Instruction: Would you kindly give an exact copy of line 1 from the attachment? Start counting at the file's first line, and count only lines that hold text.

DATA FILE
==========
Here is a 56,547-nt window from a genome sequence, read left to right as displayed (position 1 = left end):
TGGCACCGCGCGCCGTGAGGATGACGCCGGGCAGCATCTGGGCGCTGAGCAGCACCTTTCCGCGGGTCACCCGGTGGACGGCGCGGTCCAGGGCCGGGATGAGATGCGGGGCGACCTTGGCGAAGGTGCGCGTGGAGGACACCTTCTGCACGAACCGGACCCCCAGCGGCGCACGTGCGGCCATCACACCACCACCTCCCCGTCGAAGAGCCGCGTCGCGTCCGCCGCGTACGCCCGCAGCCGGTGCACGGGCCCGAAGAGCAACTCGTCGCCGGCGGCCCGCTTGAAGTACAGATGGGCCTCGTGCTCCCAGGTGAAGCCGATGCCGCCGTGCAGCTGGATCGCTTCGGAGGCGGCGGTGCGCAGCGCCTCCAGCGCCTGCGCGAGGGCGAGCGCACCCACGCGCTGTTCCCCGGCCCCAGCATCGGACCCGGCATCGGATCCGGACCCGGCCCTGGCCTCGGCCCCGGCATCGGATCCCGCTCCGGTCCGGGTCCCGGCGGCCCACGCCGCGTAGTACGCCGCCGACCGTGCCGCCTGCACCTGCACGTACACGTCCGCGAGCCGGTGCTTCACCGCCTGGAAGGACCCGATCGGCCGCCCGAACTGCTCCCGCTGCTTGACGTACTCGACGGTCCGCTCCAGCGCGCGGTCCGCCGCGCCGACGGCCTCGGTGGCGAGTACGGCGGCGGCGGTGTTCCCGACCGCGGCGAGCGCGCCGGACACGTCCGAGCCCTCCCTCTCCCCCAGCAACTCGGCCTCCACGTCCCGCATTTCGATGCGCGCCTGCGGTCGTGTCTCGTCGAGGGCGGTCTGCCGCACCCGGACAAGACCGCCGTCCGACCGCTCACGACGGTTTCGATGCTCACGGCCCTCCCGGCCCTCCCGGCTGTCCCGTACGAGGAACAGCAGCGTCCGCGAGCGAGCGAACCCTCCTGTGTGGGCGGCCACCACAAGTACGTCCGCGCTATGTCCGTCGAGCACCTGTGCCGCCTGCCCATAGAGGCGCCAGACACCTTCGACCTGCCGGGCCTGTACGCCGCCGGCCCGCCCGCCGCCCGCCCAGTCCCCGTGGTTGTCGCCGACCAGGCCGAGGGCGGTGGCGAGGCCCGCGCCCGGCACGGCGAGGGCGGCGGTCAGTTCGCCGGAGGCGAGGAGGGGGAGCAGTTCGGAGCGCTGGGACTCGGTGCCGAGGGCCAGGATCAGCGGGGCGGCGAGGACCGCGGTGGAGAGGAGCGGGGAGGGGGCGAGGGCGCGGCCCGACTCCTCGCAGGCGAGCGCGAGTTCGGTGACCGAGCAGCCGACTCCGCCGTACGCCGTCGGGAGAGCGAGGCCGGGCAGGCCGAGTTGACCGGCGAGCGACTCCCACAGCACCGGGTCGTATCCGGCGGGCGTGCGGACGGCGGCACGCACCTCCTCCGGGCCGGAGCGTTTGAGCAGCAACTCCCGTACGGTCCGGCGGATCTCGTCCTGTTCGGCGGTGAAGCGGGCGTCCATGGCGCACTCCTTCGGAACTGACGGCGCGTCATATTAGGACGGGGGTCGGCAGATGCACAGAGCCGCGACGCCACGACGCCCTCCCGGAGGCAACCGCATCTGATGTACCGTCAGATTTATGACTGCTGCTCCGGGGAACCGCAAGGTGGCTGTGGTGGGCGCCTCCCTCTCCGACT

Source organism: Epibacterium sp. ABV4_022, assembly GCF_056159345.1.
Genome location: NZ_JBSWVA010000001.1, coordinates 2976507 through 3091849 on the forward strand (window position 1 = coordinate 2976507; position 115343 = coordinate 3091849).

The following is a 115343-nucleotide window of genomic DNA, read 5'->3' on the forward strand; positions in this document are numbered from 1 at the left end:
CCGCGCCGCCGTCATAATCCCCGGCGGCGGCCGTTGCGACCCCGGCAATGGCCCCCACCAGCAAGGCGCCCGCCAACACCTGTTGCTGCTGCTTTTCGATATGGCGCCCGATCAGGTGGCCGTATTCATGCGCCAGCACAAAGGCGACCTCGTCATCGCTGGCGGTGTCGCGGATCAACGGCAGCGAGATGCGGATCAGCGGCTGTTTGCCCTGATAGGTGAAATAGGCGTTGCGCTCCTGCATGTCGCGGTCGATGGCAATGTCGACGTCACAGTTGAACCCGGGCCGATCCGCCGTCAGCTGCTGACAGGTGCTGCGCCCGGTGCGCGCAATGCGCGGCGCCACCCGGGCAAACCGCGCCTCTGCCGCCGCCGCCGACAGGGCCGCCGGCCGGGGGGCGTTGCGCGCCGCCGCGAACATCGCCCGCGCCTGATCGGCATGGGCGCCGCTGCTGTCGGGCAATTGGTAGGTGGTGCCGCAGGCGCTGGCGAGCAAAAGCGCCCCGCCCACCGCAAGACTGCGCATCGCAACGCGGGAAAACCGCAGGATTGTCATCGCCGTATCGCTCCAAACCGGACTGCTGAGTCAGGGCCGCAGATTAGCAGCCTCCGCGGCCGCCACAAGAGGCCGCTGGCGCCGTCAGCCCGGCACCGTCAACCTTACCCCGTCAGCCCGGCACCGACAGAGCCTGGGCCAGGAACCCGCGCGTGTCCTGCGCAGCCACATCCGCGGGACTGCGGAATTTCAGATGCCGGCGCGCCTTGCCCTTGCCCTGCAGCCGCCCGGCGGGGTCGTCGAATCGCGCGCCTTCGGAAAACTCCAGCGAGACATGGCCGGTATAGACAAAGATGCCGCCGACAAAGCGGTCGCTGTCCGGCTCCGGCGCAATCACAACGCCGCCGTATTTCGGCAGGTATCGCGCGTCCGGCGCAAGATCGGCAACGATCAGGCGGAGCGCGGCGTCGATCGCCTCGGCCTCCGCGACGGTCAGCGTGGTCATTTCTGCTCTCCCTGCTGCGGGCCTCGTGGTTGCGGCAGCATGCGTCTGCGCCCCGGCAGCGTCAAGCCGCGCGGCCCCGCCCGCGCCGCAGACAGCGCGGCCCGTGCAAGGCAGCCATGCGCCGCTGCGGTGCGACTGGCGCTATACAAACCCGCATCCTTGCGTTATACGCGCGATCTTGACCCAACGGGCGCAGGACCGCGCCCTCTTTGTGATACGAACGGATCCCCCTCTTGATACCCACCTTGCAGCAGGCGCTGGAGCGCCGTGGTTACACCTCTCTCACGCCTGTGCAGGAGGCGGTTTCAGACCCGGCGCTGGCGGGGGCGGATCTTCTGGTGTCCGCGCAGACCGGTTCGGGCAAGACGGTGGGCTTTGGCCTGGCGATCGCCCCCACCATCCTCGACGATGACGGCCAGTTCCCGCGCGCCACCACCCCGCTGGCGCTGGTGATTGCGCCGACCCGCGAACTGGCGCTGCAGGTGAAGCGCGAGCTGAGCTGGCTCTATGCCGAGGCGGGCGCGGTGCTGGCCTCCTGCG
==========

Here is a 56,547-nt window from a genome sequence, read left to right as displayed (position 1 = left end):